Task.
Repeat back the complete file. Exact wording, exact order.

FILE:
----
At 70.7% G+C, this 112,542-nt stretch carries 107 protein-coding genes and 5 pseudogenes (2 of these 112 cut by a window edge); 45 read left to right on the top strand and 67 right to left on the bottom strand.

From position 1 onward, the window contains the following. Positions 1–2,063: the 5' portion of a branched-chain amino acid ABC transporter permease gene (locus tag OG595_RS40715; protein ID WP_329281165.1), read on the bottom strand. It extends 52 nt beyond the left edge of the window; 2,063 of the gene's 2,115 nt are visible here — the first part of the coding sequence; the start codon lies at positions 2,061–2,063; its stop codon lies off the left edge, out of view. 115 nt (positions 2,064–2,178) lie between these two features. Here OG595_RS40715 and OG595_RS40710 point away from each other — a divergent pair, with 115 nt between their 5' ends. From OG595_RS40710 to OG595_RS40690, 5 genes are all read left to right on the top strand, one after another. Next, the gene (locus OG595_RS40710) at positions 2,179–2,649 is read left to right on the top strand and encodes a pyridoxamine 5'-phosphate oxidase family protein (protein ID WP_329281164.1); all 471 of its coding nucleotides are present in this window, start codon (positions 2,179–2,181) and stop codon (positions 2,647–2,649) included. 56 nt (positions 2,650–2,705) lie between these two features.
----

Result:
At 70.7% G+C, this 112,542-nt stretch carries 107 protein-coding genes and 5 pseudogenes (2 of these 112 cut by a window edge); 45 read left to right on the top strand and 67 right to left on the bottom strand.

From position 1 onward, the window contains the following. Positions 1–2,063: the 5' portion of a branched-chain amino acid ABC transporter permease gene (locus tag OG595_RS40715; protein ID WP_329281165.1), read on the bottom strand. It extends 52 nt beyond the left edge of the window; 2,063 of the gene's 2,115 nt are visible here — the first part of the coding sequence; the start codon lies at positions 2,061–2,063; its stop codon lies off the left edge, out of view. 115 nt (positions 2,064–2,178) lie between these two features. Here OG595_RS40715 and OG595_RS40710 point away from each other — a divergent pair, with 115 nt between their 5' ends. From OG595_RS40710 to OG595_RS40690, 5 genes are all read left to right on the top strand, one after another. Next, the gene (locus OG595_RS40710) at positions 2,179–2,649 is read left to right on the top strand and encodes a pyridoxamine 5'-phosphate oxidase family protein (protein ID WP_329281164.1); all 471 of its coding nucleotides are present in this window, start codon (positions 2,179–2,181) and stop codon (positions 2,647–2,649) included. 56 nt (positions 2,650–2,705) lie between these two features.